Now, I don’t pretend to know what games a particular 20th century Frenchman would have enjoyed, but his definition of Outsider Art helped me understand one of the most enigmatic, mystifying games I’ve ever spent time in. The seeds for the first Dominions (2002) game were, as per Dubuffet’s qualifications, planted in solitude. Kristoffer Ostermann, one of the two creators of the series, was taking a 1000-mile hike through Spain and France. He had a lot of time, he writes in the Dominions 4 (2013) manual, to think. At some point over the seventy two days it took him to walk that distance, Ostermann conceived of what might be the most unapologetically complicated strategy game ever made.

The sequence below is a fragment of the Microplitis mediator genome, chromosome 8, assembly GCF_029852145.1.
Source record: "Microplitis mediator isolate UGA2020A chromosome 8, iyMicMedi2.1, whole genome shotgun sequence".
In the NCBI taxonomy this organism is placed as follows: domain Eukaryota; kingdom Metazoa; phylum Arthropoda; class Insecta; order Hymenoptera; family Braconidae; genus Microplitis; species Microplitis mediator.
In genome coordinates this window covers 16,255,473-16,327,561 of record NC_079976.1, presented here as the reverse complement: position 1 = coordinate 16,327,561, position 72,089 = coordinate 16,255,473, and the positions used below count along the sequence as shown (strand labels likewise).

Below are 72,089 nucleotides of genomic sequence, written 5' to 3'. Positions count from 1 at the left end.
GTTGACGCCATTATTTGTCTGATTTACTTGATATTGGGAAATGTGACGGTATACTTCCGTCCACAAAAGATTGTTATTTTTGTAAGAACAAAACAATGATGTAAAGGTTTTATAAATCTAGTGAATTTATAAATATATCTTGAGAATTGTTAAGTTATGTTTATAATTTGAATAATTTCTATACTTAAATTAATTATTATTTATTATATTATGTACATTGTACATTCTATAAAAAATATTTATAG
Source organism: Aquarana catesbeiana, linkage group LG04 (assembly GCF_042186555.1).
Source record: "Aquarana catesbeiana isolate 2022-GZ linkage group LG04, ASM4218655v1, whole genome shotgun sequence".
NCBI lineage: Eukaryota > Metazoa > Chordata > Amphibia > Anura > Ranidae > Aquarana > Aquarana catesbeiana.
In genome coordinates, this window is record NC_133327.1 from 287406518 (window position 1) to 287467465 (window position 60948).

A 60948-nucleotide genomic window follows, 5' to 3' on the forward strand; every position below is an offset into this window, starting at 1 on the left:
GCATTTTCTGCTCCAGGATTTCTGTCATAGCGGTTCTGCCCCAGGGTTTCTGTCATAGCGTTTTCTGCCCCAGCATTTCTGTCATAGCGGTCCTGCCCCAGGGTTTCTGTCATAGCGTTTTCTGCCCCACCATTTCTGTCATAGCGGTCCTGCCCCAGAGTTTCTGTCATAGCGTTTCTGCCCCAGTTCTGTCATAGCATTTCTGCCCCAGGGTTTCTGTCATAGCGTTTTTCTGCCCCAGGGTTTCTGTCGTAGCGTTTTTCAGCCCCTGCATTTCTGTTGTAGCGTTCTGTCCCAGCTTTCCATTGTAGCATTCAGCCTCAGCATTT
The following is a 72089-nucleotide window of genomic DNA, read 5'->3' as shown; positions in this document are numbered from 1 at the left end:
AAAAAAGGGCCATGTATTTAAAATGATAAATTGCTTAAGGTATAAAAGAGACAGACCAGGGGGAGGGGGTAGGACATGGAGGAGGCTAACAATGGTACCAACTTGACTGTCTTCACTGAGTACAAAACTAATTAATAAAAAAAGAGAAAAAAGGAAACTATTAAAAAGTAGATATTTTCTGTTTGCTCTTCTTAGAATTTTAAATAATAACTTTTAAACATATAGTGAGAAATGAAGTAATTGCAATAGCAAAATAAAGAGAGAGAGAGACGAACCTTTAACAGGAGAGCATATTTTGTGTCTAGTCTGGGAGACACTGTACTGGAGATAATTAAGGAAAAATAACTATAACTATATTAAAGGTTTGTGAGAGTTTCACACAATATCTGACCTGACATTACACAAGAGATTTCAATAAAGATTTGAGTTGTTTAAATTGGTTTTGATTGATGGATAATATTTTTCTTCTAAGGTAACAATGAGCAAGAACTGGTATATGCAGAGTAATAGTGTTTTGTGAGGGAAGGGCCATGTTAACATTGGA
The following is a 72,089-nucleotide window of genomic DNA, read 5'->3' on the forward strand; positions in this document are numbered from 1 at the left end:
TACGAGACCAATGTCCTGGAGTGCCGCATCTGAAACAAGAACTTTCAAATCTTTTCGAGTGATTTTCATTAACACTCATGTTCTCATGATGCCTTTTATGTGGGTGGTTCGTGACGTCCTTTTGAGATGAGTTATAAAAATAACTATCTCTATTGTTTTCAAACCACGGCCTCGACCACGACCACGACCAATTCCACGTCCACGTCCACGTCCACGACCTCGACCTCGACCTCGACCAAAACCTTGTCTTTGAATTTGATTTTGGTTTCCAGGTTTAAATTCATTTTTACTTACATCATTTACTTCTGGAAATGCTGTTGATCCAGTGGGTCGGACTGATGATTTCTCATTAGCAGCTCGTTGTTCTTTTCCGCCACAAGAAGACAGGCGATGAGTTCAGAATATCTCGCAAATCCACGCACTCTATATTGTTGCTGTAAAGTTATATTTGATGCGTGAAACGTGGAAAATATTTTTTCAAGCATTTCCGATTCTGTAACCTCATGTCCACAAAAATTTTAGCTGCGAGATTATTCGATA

As of writing this, I am in a multiplayer game of Dominions 4 with 13 other people, only two of which I actually know. I was invited by a friend, who I presume was also invited by a friend; word-of-mouth is the game’s most successful marketing strategy. Since there’s no dedicated single-player mode and matches against the computer feel a little too purposeless to be sustainable, big multiplayer games are where Dominions 4 really shines. That makes it all the more baffling that there’s no easy way to do this. Online matchmaking is non-existent, and there are no servers dedicated to actually hosting games. In our friendly match, the host is currently running two instances of Dominions 4 on his computer—one to host the game, and one to actually play. For some reason, you can’t do both in a singular effort.